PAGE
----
This is the 2007 version. Click here for the 2017 chapter 14 table of contents.

Love and Addiction

Stanton Peele wrote Love and Addiction (1976) to explain why people stay in bad relationships despite misery. He describes a combination of tolerance and dependence. "Tolerance" is the mutual boredom and lack of excitement that occurs in so many relationships, after the initial thrill of love wears off. In an effort to recapture the intense early pleasures of addiction, the "honeymoon effect," dosages of the relationship are increased: the couple spends all their time together. They find each other's company increasingly unsatisfying, but they cannot quit. Their dependence has increased at the same time as they have lost the initial "thrill" of their addiction. They may start fighting all the time, but if they try to break up, they experience craving, "miss" each other, and get back together.

What did Peele argue, in Love and Addiction?

Luckily this destructive cycle is not inevitable. Better alternatives for love relationships are discussed in Chapter 16 (p.741).

What are some other things people do not usually think of as addictions, which might fit the same pattern?

The opponent-process theory also helps explain why people can learn to enjoy some very peculiar things. The appeal of monster movies and horror movies is an example. Horror movies are shocking at first, but after a while the shock is not so unpleasant and the aftereffect becomes more pleasant. Emergency Medical Service technicians can become addicted to the excitement of emergency runs, and some firemen admit to enjoying big fires.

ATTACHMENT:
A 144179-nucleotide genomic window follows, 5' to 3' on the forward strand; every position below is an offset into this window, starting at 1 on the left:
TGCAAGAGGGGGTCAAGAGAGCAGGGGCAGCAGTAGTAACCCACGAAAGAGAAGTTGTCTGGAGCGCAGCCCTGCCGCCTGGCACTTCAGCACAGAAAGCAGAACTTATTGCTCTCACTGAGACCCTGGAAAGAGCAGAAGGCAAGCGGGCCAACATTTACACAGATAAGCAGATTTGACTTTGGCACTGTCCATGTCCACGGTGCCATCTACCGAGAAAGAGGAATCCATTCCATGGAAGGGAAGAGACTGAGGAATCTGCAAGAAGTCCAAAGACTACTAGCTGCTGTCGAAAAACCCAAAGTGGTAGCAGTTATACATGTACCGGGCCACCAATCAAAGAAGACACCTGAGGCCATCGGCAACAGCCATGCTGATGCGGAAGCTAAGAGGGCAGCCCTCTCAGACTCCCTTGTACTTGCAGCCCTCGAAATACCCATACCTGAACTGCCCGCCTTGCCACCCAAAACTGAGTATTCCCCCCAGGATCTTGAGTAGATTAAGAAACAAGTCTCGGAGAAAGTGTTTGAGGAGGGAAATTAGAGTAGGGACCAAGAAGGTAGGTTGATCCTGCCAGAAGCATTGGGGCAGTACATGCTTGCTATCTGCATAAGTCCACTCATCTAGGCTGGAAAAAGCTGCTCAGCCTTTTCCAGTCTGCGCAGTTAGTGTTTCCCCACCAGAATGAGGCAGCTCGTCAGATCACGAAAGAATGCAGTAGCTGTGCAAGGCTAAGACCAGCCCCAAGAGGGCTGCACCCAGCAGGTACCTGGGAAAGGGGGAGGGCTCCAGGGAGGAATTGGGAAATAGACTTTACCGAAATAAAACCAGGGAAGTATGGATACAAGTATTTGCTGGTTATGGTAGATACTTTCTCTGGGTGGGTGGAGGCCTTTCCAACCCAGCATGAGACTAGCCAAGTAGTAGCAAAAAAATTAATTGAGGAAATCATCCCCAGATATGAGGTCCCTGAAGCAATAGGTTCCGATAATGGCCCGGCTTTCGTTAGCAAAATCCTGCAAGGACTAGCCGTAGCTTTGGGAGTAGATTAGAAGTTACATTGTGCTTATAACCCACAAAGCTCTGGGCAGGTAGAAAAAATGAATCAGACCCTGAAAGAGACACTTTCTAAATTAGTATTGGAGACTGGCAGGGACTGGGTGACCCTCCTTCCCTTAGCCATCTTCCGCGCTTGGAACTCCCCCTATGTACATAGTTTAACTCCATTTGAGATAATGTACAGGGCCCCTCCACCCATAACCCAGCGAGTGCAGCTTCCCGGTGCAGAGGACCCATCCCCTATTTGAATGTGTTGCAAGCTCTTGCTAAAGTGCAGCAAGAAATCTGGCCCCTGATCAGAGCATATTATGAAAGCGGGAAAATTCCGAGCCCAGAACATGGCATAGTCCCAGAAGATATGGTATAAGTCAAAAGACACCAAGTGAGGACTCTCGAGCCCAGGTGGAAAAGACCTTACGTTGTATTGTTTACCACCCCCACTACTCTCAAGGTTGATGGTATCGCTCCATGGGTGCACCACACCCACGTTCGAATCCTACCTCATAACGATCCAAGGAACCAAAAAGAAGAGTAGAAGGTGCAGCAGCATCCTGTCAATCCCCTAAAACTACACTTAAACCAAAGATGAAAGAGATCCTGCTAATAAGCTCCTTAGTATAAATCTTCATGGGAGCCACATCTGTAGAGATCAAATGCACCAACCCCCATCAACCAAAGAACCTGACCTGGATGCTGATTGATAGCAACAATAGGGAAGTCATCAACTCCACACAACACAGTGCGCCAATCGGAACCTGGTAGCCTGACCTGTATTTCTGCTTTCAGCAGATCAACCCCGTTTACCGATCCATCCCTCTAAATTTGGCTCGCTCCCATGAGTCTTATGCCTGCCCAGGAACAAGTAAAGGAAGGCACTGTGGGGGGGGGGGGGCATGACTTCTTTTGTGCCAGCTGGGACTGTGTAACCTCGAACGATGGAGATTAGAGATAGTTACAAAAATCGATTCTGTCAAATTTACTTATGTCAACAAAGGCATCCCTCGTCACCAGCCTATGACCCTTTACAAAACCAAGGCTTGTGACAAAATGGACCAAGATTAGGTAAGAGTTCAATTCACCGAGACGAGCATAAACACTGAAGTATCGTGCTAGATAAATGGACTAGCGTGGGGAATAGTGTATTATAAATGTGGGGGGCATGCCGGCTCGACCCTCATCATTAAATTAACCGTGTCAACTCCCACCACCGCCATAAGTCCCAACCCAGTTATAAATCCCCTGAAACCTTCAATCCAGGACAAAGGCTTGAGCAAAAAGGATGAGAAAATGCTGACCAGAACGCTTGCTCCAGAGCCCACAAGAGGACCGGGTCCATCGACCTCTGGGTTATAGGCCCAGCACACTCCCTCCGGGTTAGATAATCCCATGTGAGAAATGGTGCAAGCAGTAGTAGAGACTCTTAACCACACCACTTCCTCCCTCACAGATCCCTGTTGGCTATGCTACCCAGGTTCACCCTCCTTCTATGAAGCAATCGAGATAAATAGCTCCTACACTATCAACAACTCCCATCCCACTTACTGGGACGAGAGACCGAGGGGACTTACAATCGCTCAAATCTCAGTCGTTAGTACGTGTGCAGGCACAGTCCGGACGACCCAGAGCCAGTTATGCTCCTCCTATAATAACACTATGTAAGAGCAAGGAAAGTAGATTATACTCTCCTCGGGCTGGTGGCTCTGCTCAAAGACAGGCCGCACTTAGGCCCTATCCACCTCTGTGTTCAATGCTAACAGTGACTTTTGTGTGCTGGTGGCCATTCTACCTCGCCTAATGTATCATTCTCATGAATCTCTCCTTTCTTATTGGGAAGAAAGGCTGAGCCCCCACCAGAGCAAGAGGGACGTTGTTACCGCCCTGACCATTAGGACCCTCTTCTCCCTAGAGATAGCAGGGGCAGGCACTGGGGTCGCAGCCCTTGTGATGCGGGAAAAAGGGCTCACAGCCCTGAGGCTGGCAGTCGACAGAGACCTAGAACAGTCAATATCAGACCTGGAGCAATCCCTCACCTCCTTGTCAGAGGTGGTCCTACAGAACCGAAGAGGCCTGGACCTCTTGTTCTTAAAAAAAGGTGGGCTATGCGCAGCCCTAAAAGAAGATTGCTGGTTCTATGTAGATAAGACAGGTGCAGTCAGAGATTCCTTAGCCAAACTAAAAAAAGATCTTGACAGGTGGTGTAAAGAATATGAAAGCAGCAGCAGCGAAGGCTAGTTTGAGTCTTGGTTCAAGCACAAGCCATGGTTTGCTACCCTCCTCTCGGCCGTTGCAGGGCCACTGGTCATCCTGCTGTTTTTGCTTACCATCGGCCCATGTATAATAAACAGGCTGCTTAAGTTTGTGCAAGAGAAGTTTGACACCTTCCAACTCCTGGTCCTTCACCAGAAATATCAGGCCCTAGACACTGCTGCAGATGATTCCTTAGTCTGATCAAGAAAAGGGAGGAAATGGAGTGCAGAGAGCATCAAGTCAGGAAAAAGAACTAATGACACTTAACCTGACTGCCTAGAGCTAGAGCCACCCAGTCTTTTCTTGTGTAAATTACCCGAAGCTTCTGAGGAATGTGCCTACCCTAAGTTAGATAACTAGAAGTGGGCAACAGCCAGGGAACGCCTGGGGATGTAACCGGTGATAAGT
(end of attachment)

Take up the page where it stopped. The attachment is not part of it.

The act of giving blood can be addicting. It is a classic example of opponent processes at work. Before giving blood, first-time donors described their feelings as "uptight, skeptical, suspicious, angry, and jittery." After the donation, they felt "relaxed, playful, carefree, kindly, and warmhearted." The more times a person gives blood, the less pronounced are the negative effects and the more pronounced are the positive aftereffects. "They unconsciously acquire a positive response to blood donation" (Brittain, 1983).


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